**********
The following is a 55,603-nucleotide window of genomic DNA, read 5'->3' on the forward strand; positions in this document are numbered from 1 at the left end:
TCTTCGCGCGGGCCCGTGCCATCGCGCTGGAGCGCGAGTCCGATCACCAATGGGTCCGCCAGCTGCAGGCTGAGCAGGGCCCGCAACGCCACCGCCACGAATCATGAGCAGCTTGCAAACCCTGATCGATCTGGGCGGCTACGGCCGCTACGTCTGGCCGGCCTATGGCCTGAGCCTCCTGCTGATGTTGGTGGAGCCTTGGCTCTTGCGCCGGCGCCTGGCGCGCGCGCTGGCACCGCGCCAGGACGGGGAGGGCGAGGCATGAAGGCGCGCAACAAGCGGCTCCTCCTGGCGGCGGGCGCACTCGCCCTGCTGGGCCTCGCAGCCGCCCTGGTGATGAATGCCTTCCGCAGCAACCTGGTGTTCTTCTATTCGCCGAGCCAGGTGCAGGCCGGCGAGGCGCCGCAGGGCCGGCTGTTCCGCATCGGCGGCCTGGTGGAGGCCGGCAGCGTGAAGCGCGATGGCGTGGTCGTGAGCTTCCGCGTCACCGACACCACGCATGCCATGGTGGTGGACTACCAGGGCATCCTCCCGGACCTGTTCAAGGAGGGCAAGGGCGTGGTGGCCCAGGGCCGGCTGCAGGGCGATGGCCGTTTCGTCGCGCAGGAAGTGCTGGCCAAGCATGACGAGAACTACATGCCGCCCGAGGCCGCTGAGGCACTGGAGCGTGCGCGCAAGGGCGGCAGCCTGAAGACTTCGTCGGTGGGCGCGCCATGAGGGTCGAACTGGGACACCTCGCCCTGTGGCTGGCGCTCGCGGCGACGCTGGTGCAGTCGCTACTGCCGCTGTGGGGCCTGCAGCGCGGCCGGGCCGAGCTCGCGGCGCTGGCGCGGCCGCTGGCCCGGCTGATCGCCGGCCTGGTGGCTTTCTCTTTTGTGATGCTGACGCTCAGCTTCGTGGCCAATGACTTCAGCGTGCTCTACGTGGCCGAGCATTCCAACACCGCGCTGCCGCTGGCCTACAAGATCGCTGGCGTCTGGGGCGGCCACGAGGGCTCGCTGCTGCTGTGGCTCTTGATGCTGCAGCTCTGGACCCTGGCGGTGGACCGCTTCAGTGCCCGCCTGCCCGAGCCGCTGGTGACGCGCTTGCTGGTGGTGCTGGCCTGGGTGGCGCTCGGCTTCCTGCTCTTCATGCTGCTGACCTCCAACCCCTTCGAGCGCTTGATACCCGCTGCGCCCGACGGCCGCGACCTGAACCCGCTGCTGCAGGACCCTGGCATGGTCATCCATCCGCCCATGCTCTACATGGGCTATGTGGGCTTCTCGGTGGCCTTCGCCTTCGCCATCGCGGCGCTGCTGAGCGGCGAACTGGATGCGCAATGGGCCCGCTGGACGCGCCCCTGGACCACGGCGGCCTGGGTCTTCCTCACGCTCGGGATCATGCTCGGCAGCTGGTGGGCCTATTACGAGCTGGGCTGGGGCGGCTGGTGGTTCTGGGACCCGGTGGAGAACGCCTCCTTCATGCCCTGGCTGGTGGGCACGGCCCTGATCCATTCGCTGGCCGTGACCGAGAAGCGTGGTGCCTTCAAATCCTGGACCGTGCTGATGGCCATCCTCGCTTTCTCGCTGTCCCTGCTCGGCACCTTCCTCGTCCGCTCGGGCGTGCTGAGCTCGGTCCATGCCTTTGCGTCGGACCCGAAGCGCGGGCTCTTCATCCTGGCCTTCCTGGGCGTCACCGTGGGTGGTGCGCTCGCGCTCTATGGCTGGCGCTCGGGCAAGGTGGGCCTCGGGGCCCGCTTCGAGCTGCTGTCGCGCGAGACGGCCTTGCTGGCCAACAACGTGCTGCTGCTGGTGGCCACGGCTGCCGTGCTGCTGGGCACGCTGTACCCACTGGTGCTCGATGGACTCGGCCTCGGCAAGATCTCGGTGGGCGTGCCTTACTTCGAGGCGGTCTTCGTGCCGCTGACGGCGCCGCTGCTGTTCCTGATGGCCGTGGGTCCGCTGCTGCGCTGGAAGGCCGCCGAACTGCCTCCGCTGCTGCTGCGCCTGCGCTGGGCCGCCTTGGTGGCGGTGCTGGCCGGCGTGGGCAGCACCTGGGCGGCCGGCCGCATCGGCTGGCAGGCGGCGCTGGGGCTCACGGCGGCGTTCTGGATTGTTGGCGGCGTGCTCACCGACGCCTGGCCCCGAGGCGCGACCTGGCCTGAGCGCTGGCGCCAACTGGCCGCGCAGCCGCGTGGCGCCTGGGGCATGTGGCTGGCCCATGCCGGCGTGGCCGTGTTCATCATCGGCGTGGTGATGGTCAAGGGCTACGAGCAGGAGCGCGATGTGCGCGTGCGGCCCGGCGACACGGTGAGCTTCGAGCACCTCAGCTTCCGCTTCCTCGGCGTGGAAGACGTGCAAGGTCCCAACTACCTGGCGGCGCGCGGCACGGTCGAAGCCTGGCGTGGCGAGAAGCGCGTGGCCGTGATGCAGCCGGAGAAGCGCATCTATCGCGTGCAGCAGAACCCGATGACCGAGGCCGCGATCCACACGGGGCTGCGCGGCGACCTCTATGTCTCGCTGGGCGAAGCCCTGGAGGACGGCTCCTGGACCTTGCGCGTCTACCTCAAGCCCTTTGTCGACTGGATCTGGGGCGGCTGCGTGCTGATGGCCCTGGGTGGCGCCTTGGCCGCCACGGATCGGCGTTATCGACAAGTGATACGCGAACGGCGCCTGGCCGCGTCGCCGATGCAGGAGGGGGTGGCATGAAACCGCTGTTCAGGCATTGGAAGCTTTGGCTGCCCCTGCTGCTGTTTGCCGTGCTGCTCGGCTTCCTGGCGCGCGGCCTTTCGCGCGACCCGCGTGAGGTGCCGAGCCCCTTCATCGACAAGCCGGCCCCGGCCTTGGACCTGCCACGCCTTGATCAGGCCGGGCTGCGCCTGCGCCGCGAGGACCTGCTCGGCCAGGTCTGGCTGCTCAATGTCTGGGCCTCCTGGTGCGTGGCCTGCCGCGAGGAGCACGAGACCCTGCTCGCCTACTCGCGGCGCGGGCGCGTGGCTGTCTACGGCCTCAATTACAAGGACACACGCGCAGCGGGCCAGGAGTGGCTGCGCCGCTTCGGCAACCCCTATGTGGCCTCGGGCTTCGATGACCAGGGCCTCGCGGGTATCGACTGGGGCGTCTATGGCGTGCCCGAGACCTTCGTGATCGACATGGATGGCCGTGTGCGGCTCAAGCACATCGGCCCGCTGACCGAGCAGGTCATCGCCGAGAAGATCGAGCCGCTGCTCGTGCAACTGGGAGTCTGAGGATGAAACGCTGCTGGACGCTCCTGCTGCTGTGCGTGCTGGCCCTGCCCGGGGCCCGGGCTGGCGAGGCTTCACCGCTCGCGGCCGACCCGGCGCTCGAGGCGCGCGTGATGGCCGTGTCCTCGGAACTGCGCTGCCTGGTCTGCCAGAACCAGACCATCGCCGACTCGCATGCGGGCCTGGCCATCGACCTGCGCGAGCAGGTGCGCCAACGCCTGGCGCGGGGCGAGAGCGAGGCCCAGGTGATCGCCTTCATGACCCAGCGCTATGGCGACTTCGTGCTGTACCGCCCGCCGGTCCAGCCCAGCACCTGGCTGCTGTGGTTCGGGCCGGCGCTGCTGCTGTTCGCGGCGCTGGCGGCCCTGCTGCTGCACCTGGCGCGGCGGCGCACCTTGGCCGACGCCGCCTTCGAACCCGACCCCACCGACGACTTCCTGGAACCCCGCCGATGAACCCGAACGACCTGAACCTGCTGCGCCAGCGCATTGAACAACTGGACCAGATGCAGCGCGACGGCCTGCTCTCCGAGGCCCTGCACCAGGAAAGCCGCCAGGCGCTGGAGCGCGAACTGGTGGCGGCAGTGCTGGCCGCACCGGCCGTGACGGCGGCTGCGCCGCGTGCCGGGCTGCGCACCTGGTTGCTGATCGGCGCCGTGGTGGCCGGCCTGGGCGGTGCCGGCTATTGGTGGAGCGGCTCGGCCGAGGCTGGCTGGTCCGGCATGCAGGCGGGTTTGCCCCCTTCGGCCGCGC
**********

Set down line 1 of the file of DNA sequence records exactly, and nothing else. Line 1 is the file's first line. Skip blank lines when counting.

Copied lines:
The following is a 55,603-nucleotide window of genomic DNA, read 5'->3' on the forward strand; positions in this document are numbered from 1 at the left end: